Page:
Sunday, October 30, 2011

Snowfall in October and a Law Firm at Wal-Mart ... Stange Things are Afoot

Imagine an afternoon trip to a Wal-Mart: You pick up socks, a flat-screen television and a microwave meal. After checking out, you stop in the photo studio for a family portrait, and then shift one booth over to a lawyer, who drafts your will or real estate contract.
The concept may not be that far-fetched.  (The New York Times, October 29, 2011)

Please, do explain.

One reason that it is difficult to imagine a law firm at Wal-Mart is that the existing rules of professional ethics make such an arrangement impractical if not impossible.

In Virginia (as in 48 other states), non-lawyers are prohibited from sharing legal fees with lawyers. 

In other words: an administrative assistant, paralegal, accountant, real estate broker, or any other "non-lawyer" is not allowed to own an equity stake in a law firm and thereby share legal fees with the firm's partners. 

This also means that outsiders could not invest the capital into a law firm that would (presumably) be a pre-requisite to opening storefront offices in retail outlets like Wal-Mart.

The Virginia rule is set forth in VSB Rule of Professional Conduct 5.4 (the full text is here). 


Among the rationales for Rule 5.4 is concern that an attorney's independence -- and his commitment to the client's best interest -- might be compromised if he were also considering the interests of non-attorney shareholders.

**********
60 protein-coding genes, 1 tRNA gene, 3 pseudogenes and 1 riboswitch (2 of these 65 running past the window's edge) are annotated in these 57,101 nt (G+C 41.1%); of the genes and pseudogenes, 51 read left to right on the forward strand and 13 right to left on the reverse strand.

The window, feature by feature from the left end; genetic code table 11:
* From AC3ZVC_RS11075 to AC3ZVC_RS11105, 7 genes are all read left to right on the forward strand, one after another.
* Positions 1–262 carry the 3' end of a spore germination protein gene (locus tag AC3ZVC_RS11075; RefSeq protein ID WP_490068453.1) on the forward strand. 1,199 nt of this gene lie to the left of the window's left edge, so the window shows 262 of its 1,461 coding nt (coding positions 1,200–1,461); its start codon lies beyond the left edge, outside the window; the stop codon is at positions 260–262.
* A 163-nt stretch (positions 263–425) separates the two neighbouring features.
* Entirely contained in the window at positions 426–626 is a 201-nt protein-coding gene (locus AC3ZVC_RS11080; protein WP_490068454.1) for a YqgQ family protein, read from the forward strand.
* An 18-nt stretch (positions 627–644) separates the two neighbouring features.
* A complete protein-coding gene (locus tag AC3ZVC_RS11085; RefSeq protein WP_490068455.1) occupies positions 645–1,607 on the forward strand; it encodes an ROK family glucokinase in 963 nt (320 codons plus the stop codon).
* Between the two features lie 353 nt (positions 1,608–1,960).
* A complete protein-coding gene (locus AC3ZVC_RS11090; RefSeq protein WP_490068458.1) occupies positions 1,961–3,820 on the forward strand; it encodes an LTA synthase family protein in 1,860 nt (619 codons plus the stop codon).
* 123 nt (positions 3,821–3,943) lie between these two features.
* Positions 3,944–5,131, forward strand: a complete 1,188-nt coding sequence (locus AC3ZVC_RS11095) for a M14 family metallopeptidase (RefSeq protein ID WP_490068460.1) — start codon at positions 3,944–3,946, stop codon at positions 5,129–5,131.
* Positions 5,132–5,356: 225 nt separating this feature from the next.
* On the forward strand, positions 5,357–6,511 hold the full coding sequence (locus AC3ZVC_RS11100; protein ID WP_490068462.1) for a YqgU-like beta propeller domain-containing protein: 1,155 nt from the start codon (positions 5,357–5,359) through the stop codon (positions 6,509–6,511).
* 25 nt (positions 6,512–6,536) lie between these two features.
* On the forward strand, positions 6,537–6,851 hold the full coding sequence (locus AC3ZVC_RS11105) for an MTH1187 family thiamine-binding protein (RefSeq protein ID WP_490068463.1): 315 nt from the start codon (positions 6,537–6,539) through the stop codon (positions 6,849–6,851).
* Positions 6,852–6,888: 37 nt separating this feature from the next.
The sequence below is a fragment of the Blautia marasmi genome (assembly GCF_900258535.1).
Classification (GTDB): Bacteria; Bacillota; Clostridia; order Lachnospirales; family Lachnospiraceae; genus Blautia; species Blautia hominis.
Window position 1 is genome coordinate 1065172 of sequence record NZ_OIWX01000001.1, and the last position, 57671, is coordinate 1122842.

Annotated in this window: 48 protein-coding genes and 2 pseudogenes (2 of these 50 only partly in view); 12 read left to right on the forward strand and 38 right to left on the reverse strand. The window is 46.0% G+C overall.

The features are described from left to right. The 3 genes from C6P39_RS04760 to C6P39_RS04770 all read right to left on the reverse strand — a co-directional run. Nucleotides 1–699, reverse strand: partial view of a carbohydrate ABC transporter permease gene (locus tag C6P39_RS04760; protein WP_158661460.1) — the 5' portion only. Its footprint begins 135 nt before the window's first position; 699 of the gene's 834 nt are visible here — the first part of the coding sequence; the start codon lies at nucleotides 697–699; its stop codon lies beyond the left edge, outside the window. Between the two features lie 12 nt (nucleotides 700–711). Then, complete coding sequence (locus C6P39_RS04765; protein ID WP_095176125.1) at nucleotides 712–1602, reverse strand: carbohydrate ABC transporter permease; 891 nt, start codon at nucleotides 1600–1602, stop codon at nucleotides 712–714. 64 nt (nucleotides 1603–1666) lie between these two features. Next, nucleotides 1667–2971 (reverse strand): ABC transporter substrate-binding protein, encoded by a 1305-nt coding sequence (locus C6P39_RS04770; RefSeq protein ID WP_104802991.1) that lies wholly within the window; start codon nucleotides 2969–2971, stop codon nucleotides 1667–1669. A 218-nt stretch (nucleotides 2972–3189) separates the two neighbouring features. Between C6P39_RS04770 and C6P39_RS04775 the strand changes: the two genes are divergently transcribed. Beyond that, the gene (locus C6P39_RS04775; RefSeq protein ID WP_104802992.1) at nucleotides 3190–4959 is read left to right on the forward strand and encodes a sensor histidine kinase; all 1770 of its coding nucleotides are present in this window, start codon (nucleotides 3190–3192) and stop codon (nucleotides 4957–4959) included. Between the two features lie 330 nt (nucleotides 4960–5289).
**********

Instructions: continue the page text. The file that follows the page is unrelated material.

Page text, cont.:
John Eligon writes in yesterday's New York Times (here) about a potential game-changing shift in the "lawyer // non-lawyer" ownership paradigm.

First, Eligon cites to England's new law that permits individuals other than lawyers to own a piece of a law firm. Second, he reports that the ABA will soon release a draft rule of similar import:
An ethics commission of the American Bar Association is expected to circulate by early November a draft proposal recommending that ethics rules be amended to allow other professional service providers — like accountants, economists and social workers — to partner with lawyers and own up to 25 percent of a law firm.
Advocates of the new model believe that a benefit of allowing non-lawyer ownership could be better-capitalized law firms capable of offering cheaper legal services to more people.

In the same way that H&R Block offers accounting and tax preparation services at low-cost, "chain" law firms could increase people's access to legal advice and services.

It will be interesting to track the receptivity of the Virginia State Bar to the alternative rule. I anticipate that there will be lawyers arguing both sides (aren't there always?!) as to whether non-lawyer ownership is an idea whose time has come.

Hope you enjoyed yesterday's surprising dose of winter weather!  The photo is by Todd Heisler, from this morning's Times.